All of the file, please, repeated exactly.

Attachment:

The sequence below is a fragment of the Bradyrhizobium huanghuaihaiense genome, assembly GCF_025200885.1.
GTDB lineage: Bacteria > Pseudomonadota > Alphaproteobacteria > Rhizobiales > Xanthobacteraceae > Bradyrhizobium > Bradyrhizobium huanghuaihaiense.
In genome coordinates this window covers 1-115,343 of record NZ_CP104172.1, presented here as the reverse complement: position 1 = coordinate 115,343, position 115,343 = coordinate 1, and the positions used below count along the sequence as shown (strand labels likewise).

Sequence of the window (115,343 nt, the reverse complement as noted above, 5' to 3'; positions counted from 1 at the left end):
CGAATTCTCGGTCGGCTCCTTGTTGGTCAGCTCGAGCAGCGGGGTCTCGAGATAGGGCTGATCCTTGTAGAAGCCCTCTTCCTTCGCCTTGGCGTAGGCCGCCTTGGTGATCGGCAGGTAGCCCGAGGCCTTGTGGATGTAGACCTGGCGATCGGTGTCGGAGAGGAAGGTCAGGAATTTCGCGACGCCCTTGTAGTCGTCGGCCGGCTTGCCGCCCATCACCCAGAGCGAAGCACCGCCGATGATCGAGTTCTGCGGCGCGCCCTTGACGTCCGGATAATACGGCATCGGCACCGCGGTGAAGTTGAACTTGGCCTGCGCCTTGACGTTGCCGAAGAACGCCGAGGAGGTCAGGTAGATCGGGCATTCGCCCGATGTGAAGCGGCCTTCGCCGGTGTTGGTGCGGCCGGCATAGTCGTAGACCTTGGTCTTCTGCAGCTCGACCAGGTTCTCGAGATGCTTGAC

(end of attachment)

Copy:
The sequence below is a fragment of the Bradyrhizobium huanghuaihaiense genome, assembly GCF_025200885.1.
GTDB lineage: Bacteria > Pseudomonadota > Alphaproteobacteria > Rhizobiales > Xanthobacteraceae > Bradyrhizobium > Bradyrhizobium huanghuaihaiense.
In genome coordinates this window covers 1-115,343 of record NZ_CP104172.1, presented here as the reverse complement: position 1 = coordinate 115,343, position 115,343 = coordinate 1, and the positions used below count along the sequence as shown (strand labels likewise).

Sequence of the window (115,343 nt, the reverse complement as noted above, 5' to 3'; positions counted from 1 at the left end):
CGAATTCTCGGTCGGCTCCTTGTTGGTCAGCTCGAGCAGCGGGGTCTCGAGATAGGGCTGATCCTTGTAGAAGCCCTCTTCCTTCGCCTTGGCGTAGGCCGCCTTGGTGATCGGCAGGTAGCCCGAGGCCTTGTGGATGTAGACCTGGCGATCGGTGTCGGAGAGGAAGGTCAGGAATTTCGCGACGCCCTTGTAGTCGTCGGCCGGCTTGCCGCCCATCACCCAGAGCGAAGCACCGCCGATGATCGAGTTCTGCGGCGCGCCCTTGACGTCCGGATAATACGGCATCGGCACCGCGGTGAAGTTGAACTTGGCCTGCGCCTTGACGTTGCCGAAGAACGCCGAGGAGGTCAGGTAGATCGGGCATTCGCCCGATGTGAAGCGGCCTTCGCCGGTGTTGGTGCGGCCGGCATAGTCGTAGACCTTGGTCTTCTGCAGCTCGACCAGGTTCTCGAGATGCTTGAC